Links and documents
Listed on the Canadian Register:
Statement of Significance
Description of Historic Place
Sitting within the landscape in a small open glade surrounded by dense spruce forest, the Cuthead Warden Cabin is a small, simple, gable-roofed, one-room log structure. It is painted red-brown with white windows and trim. The off-centre main entrance door is tucked away under the gabled porch roof and has a verandah. The designation is confined to the footprint of the building.
The Cuthead Warden Cabin is a Recognized Federal Heritage Building because of its historical associations, and its architectural and environmental value.
The Cuthead Warden Cabin is a useful example of the transportation and communications network within park boundaries. The cabin is one of a network of cabins built to house wardens patrolling the park on horseback in the summer or on snowshoes or skis in the winter.
The Cuthead Warden Cabin is a very good example of a standard Number 3-Type one-room overnight patrol cabin that is simple in design and rustic in character, with picturesque qualities. This type, reflects the aesthetic favored by National Parks in the west during the early mid-20th century. Its value also resides in the textures of its locally gathered construction materials. At the time of its construction, it was felt to set a new standard to which all other warden cabins should be built.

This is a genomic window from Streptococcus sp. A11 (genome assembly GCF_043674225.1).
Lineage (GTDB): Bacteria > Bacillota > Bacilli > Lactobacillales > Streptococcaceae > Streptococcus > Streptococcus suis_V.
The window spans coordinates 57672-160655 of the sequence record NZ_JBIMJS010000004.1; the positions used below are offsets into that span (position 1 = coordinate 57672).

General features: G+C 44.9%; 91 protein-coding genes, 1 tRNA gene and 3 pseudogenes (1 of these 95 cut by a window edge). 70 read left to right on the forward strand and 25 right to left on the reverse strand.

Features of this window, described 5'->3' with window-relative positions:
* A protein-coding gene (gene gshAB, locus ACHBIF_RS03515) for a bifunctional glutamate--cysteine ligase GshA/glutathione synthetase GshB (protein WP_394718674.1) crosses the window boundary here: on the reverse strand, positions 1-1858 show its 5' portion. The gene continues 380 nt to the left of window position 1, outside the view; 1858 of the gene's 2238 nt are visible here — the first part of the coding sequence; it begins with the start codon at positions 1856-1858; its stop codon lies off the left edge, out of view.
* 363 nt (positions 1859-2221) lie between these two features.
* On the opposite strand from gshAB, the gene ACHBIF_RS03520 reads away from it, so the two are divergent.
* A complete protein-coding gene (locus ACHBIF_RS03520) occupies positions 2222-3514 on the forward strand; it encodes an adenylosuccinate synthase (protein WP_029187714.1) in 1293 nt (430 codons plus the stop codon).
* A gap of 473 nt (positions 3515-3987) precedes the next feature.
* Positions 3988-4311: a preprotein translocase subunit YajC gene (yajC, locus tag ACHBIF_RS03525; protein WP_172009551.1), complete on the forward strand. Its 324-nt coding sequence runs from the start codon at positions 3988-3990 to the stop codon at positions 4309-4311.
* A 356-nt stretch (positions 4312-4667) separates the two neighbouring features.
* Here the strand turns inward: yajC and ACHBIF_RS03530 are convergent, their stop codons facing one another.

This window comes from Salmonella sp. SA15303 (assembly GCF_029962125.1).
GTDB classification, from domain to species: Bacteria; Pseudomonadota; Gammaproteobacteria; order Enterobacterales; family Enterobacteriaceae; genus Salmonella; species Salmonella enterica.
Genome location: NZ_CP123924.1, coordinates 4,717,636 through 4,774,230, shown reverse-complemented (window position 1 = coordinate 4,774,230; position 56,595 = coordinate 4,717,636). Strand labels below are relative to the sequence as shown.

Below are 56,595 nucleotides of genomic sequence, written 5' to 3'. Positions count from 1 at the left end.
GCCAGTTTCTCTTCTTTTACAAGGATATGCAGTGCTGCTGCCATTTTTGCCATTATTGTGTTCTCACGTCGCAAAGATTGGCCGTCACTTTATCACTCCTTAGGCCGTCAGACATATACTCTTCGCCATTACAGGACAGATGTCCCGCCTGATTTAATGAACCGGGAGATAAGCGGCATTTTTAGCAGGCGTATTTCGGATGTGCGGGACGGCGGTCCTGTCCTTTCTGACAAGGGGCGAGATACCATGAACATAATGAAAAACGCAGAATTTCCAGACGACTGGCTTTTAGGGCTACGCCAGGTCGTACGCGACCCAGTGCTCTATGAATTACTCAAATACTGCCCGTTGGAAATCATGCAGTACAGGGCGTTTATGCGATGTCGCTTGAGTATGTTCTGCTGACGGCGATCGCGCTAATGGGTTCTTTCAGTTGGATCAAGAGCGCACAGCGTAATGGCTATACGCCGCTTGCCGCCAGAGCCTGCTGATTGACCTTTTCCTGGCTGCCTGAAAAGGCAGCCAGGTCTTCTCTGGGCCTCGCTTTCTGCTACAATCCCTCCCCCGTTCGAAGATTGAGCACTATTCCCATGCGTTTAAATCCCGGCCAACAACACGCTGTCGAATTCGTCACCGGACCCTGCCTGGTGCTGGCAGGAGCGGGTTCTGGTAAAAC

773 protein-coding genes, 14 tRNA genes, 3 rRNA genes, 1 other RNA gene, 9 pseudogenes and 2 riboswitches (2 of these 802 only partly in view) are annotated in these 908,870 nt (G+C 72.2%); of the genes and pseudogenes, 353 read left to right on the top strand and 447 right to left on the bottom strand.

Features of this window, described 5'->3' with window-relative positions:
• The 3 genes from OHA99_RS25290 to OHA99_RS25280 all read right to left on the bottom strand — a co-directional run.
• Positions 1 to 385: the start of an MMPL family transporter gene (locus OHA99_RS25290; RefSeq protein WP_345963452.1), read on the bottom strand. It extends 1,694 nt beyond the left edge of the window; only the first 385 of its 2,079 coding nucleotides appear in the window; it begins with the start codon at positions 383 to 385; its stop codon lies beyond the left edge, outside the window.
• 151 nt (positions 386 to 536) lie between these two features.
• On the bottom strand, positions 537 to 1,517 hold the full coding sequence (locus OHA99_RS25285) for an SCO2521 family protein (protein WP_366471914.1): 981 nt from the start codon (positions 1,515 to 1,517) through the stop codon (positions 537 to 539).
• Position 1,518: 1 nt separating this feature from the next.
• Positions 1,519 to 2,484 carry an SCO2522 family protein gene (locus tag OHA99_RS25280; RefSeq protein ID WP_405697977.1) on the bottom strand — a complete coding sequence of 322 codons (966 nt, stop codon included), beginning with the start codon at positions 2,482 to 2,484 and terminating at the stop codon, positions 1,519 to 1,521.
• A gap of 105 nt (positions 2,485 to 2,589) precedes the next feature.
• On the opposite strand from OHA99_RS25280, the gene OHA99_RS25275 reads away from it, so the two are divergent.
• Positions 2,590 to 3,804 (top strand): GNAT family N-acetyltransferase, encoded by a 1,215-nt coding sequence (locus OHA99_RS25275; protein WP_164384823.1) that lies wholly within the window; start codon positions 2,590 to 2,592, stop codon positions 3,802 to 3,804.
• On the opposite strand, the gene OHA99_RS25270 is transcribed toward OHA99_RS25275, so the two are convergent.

The Environmental Value
With its shed and corral, Cuthead Warden Cabin is an important and distinctive local landmark within a sparsely populated locality. The historic relationship of the Cabin to its surrounding landscape has remained unchanged and the cabin integrates harmoniously into, and reinforces the park’s wilderness character in its mountain park setting.
Source: Cuthead Warden Cabin , Banff National Park, Banff, Alberta, Heritage Character Statement, 96-025.
The following character-defining elements of Cuthead Warden Cabin should be respected.
Its standard Number 3-Type design with rustic character, quality craftsmanship and materials such as:
- its simple rectangular plan and massing, with a low-pitched roof, gabled ends and a sheltered off-centered entrance porch with verandah;
- its round log wood construction with saddle-notched corners and rough rubble-stone walls;
- its finial detail at the apex of the entrance gable roof;
- its six-lite windows and the wood plank door;
- its paint scheme of dark brown and white, which is a traditional feature of warden cabins.
The manner in which Cuthead Warden Cabin reinforces the present character of its mountain park setting in Banff National Park.
Government of Canada
Treasury Board Heritage Buildings Policy
Recognized Federal Heritage Building
Theme - Category and Type
Function - Category and Type
- Single Dwelling
Architect / Designer
James T. Childe
Location of Supporting Documentation
Heritage Conservation and Commemoration Directorate, Documentation Centre, 3rd Floor, Room 366, 30 Victoria St, Gatineau, Quebec
Cross-Reference to Collection